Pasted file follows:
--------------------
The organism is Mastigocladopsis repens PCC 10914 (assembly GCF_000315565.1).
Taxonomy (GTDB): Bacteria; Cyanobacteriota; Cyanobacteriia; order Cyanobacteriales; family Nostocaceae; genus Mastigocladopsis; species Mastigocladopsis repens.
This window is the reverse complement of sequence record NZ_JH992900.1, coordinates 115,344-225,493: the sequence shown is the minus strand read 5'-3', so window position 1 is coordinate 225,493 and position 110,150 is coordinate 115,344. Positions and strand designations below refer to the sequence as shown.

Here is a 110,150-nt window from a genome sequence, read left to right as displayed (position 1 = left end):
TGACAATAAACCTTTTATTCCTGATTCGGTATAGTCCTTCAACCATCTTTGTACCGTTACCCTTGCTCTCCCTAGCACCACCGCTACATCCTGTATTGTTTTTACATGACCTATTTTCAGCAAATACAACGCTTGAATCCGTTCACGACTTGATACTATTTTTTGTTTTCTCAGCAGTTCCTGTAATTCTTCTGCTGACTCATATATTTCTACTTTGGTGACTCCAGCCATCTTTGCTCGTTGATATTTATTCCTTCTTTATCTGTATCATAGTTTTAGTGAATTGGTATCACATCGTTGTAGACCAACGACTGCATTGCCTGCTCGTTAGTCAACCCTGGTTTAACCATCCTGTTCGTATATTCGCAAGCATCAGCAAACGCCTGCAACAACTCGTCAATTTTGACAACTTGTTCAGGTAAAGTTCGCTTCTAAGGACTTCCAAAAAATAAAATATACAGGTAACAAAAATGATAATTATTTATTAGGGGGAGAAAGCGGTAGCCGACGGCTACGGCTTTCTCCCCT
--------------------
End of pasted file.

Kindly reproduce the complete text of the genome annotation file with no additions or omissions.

The organism is Mastigocladopsis repens PCC 10914 (assembly GCF_000315565.1).
Taxonomy (GTDB): Bacteria; Cyanobacteriota; Cyanobacteriia; order Cyanobacteriales; family Nostocaceae; genus Mastigocladopsis; species Mastigocladopsis repens.
This window is the reverse complement of sequence record NZ_JH992900.1, coordinates 115,344-225,493: the sequence shown is the minus strand read 5'-3', so window position 1 is coordinate 225,493 and position 110,150 is coordinate 115,344. Positions and strand designations below refer to the sequence as shown.

Here is a 110,150-nt window from a genome sequence, read left to right as displayed (position 1 = left end):
TGACAATAAACCTTTTATTCCTGATTCGGTATAGTCCTTCAACCATCTTTGTACCGTTACCCTTGCTCTCCCTAGCACCACCGCTACATCCTGTATTGTTTTTACATGACCTATTTTCAGCAAATACAACGCTTGAATCCGTTCACGACTTGATACTATTTTTTGTTTTCTCAGCAGTTCCTGTAATTCTTCTGCTGACTCATATATTTCTACTTTGGTGACTCCAGCCATCTTTGCTCGTTGATATTTATTCCTTCTTTATCTGTATCATAGTTTTAGTGAATTGGTATCACATCGTTGTAGACCAACGACTGCATTGCCTGCTCGTTAGTCAACCCTGGTTTAACCATCCTGTTCGTATATTCGCAAGCATCAGCAAACGCCTGCAACAACTCGTCAATTTTGACAACTTGTTCAGGTAAAGTTCGCTTCTAAGGACTTCCAAAAAATAAAATATACAGGTAACAAAAATGATAATTATTTATTAGGGGGAGAAAGCGGTAGCCGACGGCTACGGCTTTCTCCCCT